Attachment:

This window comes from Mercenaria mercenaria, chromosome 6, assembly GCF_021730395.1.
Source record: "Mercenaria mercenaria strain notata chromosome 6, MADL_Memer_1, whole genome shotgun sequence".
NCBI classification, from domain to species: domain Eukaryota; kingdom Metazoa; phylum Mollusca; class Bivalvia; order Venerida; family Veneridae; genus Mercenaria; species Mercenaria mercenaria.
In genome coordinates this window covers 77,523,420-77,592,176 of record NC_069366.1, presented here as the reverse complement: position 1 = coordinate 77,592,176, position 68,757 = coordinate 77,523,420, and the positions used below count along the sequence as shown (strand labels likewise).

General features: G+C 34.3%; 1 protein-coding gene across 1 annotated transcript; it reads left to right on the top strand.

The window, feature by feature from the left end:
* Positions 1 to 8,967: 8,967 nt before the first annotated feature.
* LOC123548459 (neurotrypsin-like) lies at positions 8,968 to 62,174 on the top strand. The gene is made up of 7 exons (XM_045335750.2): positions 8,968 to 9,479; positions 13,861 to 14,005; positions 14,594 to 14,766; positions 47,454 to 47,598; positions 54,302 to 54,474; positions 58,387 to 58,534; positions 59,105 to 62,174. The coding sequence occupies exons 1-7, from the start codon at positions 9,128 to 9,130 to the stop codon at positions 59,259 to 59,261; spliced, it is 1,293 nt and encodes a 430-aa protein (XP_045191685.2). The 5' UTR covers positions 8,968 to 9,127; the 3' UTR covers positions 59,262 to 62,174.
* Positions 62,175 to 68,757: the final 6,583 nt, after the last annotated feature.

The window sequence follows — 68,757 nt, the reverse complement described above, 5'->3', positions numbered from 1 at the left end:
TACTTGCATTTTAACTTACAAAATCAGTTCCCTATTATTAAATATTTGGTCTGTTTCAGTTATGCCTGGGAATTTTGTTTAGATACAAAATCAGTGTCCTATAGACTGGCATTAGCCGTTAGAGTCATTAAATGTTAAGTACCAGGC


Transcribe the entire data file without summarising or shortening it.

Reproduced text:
This window comes from Mercenaria mercenaria, chromosome 6, assembly GCF_021730395.1.
Source record: "Mercenaria mercenaria strain notata chromosome 6, MADL_Memer_1, whole genome shotgun sequence".
NCBI classification, from domain to species: domain Eukaryota; kingdom Metazoa; phylum Mollusca; class Bivalvia; order Venerida; family Veneridae; genus Mercenaria; species Mercenaria mercenaria.
In genome coordinates this window covers 77,523,420-77,592,176 of record NC_069366.1, presented here as the reverse complement: position 1 = coordinate 77,592,176, position 68,757 = coordinate 77,523,420, and the positions used below count along the sequence as shown (strand labels likewise).

General features: G+C 34.3%; 1 protein-coding gene across 1 annotated transcript; it reads left to right on the top strand.

The window, feature by feature from the left end:
* Positions 1 to 8,967: 8,967 nt before the first annotated feature.
* LOC123548459 (neurotrypsin-like) lies at positions 8,968 to 62,174 on the top strand. The gene is made up of 7 exons (XM_045335750.2): positions 8,968 to 9,479; positions 13,861 to 14,005; positions 14,594 to 14,766; positions 47,454 to 47,598; positions 54,302 to 54,474; positions 58,387 to 58,534; positions 59,105 to 62,174. The coding sequence occupies exons 1-7, from the start codon at positions 9,128 to 9,130 to the stop codon at positions 59,259 to 59,261; spliced, it is 1,293 nt and encodes a 430-aa protein (XP_045191685.2). The 5' UTR covers positions 8,968 to 9,127; the 3' UTR covers positions 59,262 to 62,174.
* Positions 62,175 to 68,757: the final 6,583 nt, after the last annotated feature.

The window sequence follows — 68,757 nt, the reverse complement described above, 5'->3', positions numbered from 1 at the left end:
TACTTGCATTTTAACTTACAAAATCAGTTCCCTATTATTAAATATTTGGTCTGTTTCAGTTATGCCTGGGAATTTTGTTTAGATACAAAATCAGTGTCCTATAGACTGGCATTAGCCGTTAGAGTCATTAAATGTTAAGTACCAGGC